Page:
The battle for the leadership of Plaid Cymru will come to an end later today in a Cardiff hotel. One of three candidates - Dafydd Elis-Thomas, Elin Jones or Leanne Wood - will be declared the winner of the race to succeed Ieuan Wyn Jones.
Party members were given a distinct choice. Elin Jones is the only candidate to have served in the Labour Plaid Cymru coalition, Leanne Wood the only one from an English-speaking Valleys background and Dafydd Elis-Thomas the only one with a political career stretching back to the period before devolution.
Elin Jones began as the early favourite, based on her reputation as a competent minister for rural affairs, the same tricky portfolio that launched Carwyn Jones on the path to the Labour leadership.
But it was Leanne Wood whose campaign got off to a flying start. She was backed by both the former party president and veteran Welsh language campaigner Dafydd Iwan and by the former MP and leading thinker on Plaid Cymru's left-wing, Adam Price.
Dafydd Elis-Thomas is the only candidate to have led the party before and his experience has shown in an assured performance on the campaign trail. His twin themes have been the need to get back into coalition government with Labour at the earliest opportunity and the need to create jobs based on green energy, which for him includes a new nuclear power station at Wylfa.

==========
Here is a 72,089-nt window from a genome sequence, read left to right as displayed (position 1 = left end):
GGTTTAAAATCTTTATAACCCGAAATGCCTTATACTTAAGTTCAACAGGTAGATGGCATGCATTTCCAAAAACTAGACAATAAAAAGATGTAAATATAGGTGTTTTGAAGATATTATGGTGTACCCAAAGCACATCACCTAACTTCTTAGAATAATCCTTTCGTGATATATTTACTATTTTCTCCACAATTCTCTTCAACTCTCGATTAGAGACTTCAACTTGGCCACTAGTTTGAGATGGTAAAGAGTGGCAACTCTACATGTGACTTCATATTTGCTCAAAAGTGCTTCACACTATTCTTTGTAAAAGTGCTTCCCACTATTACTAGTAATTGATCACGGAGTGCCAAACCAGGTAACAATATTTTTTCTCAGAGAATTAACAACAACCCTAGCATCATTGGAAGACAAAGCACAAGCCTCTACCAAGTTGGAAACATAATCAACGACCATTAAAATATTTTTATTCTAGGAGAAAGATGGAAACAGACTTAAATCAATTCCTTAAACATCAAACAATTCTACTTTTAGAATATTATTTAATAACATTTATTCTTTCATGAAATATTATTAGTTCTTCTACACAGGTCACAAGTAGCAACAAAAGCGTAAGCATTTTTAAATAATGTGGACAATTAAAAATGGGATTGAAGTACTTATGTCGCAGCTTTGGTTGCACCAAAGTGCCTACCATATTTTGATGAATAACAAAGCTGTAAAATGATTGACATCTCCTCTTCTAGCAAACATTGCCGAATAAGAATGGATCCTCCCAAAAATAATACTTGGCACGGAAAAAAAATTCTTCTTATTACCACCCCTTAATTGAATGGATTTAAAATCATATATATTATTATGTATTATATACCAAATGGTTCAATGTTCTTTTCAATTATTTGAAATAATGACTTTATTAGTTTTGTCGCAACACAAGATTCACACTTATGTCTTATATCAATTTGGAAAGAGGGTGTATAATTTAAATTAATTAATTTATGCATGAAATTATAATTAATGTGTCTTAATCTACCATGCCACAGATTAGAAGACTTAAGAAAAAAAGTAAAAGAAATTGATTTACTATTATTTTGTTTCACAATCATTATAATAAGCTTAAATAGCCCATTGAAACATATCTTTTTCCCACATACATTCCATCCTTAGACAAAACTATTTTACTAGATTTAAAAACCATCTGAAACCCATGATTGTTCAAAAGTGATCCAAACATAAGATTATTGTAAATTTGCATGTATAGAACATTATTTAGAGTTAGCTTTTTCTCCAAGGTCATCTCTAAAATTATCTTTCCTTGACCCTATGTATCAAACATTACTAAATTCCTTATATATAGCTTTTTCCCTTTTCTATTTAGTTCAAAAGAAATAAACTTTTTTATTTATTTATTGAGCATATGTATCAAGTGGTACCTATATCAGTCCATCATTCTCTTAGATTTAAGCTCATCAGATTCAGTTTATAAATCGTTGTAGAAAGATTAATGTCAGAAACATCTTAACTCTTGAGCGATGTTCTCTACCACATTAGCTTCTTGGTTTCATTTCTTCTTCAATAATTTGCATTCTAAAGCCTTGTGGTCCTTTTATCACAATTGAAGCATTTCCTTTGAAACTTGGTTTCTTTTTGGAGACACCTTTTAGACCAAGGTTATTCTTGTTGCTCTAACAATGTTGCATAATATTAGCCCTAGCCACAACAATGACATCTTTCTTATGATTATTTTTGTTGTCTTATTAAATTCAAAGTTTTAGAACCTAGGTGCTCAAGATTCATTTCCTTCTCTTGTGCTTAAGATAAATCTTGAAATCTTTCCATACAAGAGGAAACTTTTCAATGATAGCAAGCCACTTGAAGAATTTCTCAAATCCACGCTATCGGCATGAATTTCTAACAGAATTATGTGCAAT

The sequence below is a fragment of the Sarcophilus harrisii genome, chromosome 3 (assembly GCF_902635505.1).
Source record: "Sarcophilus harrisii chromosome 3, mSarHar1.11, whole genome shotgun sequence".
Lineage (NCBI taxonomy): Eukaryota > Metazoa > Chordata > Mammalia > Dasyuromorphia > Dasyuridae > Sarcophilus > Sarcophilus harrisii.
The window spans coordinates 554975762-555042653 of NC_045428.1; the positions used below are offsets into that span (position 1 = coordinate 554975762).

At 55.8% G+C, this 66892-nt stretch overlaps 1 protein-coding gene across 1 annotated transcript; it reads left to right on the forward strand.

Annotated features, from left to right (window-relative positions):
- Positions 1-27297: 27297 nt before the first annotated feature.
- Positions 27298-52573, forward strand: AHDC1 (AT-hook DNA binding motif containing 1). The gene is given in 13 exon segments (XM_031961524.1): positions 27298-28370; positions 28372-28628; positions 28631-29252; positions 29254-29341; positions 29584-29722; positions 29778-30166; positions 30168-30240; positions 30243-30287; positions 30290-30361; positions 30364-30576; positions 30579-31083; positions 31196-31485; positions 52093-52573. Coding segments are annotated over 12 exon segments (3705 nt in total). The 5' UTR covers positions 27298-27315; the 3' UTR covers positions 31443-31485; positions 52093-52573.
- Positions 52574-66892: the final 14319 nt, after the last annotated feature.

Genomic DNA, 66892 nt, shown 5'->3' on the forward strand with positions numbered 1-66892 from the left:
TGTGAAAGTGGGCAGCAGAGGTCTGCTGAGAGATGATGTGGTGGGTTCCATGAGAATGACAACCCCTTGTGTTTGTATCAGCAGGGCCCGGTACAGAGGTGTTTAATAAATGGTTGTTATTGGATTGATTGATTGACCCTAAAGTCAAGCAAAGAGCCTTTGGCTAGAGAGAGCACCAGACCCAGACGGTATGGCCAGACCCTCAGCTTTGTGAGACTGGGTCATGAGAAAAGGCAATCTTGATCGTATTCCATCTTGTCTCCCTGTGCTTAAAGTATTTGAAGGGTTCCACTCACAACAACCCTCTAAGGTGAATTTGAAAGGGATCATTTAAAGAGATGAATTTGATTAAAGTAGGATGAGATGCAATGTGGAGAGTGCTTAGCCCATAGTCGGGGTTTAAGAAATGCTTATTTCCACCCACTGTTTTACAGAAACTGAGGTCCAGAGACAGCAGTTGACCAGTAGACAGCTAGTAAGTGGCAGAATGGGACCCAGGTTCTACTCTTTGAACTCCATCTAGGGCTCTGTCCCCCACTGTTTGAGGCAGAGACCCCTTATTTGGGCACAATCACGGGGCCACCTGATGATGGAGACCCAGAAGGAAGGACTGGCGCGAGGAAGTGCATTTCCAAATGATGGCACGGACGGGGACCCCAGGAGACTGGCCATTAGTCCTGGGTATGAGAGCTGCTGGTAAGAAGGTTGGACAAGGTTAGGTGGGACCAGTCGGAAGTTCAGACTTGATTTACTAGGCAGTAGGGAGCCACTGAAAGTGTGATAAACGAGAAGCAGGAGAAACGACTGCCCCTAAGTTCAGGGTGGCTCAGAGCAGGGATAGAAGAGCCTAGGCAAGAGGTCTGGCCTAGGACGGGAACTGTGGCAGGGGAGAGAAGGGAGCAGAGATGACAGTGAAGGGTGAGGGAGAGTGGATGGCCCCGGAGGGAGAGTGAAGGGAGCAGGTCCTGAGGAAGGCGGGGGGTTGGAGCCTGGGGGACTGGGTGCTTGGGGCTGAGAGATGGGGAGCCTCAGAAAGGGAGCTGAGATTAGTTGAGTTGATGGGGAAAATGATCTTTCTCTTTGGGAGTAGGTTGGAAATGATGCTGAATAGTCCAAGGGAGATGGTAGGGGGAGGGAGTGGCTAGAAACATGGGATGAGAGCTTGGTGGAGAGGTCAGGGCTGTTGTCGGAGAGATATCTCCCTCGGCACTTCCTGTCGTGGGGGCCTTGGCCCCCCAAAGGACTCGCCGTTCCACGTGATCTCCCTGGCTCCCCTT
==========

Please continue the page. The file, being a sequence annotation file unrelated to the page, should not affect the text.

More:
All three have stressed the need for a distinctly Welsh approach to tackle unemployment and apart from nuclear power the main differences of approach have emerged over Plaid Cymru's core aim of independence. Leanne Wood has given the goal the greatest prominence, in contrast with Dafydd Elis-Thomas' long held doubts about how achievable -or desirable- true independence is in the modern world.
If that has sometimes left Elin Jones looking like the compromise candidate, it equally has made the other two seem like no-compromise candidates. Party members have had to choose not just who appeals to them but who would appeal most to Welsh voters.
It is a contest that has become harder to read as the weeks have turned to months since Ieuan Wyn Jones announced his decision to stand down. Most observers agree that what will be crucial is who comes third. His or her votes will then be redistributed between the other two candidates before a winner is declared.
In an interview with ITV Wales, Mr Jones talks about what qualities he thinks a party leader should have.
"The key thing is to be yourself and not to be something you're not, and actually to develop your own style" he says.
"Over time I think people respect that a lot more than if you try artificially to be somebody you're not. "